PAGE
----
An Antidote to Dissatisfaction - The science behind gratitude and thankfullness

Everyone is familiar with this feeling that things are not as they should be. That you have not been successful enough, that your relationships are not satisfactory enough, that you don't have the things you want. Chronic dissatisfaction that makes you envy the outside world, while being disappointed with yourself. Pop culture, advertisements and social networks only make things worse. They keep reminding you that aim for something other than the "job of your dreams" is a failure, that you must live great things all the time, that you have to be conventionally attractive, have a lot of friends, and find a soul mate, and that the others already have it all and are really happy.

And of course, a wide range personal development products suggests that everything is your fault, for not working hard enough on yourself. For the past two decades, researchers started to study how we can counter these emotions. The field of positive psychology has emerged, the study of what makes that life is worth living. At the same time, cognitive behavioral therapy was developed to change negative feelings.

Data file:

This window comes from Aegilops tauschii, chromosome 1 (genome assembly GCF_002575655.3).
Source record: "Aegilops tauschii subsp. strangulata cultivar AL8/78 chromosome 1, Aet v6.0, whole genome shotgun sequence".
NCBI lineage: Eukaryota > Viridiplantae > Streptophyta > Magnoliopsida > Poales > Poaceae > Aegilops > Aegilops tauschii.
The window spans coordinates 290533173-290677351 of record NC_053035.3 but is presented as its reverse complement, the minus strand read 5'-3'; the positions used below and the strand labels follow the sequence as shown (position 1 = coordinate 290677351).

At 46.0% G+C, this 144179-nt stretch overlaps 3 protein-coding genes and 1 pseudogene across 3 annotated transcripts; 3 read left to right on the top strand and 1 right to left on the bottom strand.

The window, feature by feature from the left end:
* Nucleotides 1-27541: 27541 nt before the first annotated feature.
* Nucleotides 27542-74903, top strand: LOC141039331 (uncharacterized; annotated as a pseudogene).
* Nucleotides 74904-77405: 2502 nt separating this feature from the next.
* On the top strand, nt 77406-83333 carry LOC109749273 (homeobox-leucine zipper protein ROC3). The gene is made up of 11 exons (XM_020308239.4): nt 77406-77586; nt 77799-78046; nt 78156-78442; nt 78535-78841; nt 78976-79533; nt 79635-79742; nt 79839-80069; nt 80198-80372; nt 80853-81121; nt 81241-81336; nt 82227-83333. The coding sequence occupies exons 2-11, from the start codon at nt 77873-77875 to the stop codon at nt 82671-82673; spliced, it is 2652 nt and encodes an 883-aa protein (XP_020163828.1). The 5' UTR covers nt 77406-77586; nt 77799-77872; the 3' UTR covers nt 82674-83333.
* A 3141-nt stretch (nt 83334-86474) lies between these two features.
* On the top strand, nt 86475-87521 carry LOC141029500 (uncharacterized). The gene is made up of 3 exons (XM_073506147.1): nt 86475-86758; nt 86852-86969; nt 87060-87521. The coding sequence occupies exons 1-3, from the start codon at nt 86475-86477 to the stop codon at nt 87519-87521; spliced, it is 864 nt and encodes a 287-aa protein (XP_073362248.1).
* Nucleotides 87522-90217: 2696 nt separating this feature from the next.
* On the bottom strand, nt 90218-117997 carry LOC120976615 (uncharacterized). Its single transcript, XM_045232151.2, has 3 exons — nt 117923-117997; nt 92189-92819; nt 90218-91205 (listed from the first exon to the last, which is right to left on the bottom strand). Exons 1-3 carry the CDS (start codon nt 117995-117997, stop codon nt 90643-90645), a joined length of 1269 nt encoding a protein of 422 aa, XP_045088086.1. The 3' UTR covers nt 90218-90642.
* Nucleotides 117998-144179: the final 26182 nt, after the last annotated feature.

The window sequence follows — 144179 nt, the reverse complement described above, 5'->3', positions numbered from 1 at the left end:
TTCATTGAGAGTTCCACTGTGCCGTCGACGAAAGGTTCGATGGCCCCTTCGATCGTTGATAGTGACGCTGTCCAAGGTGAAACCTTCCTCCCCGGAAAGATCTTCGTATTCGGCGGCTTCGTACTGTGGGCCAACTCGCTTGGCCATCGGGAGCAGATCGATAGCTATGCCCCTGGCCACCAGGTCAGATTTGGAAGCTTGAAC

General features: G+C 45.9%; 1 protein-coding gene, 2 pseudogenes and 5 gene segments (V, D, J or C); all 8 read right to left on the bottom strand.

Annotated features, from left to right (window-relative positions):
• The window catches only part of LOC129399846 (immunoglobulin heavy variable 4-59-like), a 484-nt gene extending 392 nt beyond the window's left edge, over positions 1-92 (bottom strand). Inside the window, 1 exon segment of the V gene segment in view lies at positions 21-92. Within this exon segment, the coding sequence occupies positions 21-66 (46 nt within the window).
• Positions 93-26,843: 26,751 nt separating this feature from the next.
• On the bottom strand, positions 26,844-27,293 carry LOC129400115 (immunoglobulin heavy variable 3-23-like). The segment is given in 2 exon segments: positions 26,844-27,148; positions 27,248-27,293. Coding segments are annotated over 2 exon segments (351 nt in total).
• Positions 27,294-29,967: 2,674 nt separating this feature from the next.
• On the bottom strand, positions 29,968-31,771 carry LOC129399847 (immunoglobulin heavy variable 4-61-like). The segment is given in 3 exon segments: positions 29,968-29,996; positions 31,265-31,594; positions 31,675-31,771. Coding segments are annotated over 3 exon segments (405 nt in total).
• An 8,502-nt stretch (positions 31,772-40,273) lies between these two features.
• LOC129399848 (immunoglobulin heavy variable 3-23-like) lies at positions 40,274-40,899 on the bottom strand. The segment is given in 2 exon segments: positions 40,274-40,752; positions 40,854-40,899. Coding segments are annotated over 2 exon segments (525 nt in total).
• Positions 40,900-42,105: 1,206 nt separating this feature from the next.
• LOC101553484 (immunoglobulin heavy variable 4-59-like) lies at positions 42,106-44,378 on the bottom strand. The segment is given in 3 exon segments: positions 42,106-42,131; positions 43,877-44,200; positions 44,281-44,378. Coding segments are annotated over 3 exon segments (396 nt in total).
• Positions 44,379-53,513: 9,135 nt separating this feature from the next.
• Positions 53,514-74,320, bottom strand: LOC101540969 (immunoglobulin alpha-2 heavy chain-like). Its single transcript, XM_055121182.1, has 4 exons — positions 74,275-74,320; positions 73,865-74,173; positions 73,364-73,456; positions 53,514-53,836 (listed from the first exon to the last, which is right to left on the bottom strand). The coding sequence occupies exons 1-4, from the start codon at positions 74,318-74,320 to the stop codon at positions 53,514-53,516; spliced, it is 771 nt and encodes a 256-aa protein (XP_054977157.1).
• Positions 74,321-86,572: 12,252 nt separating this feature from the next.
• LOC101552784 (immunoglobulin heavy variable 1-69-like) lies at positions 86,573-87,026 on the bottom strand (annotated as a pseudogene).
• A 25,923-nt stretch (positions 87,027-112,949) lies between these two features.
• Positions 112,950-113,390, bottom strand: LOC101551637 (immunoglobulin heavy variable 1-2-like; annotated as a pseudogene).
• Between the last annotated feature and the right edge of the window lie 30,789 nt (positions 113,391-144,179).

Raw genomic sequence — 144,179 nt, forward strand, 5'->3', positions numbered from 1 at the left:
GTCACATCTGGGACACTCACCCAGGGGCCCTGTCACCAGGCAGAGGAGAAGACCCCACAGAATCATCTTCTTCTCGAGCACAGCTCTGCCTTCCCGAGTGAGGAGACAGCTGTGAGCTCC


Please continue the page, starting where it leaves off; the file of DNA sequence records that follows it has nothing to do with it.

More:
Photo by Marcos Paulo Prado on Unsplash

"Why do some people are happier and more satisfied than others? "

"And can we apply what they do well to the rest of us? " In this post we want to talk from one of the best predictors how happy people are, how easy it is to make friends, and their ability to get through difficult times. An antidote to dissatisfaction, so to speak. Gratitude. Even though "gratitude" may sound like to yet another mode of personal development, put forward by people using hashtags, what we know now is based on a body of scientific work and studies.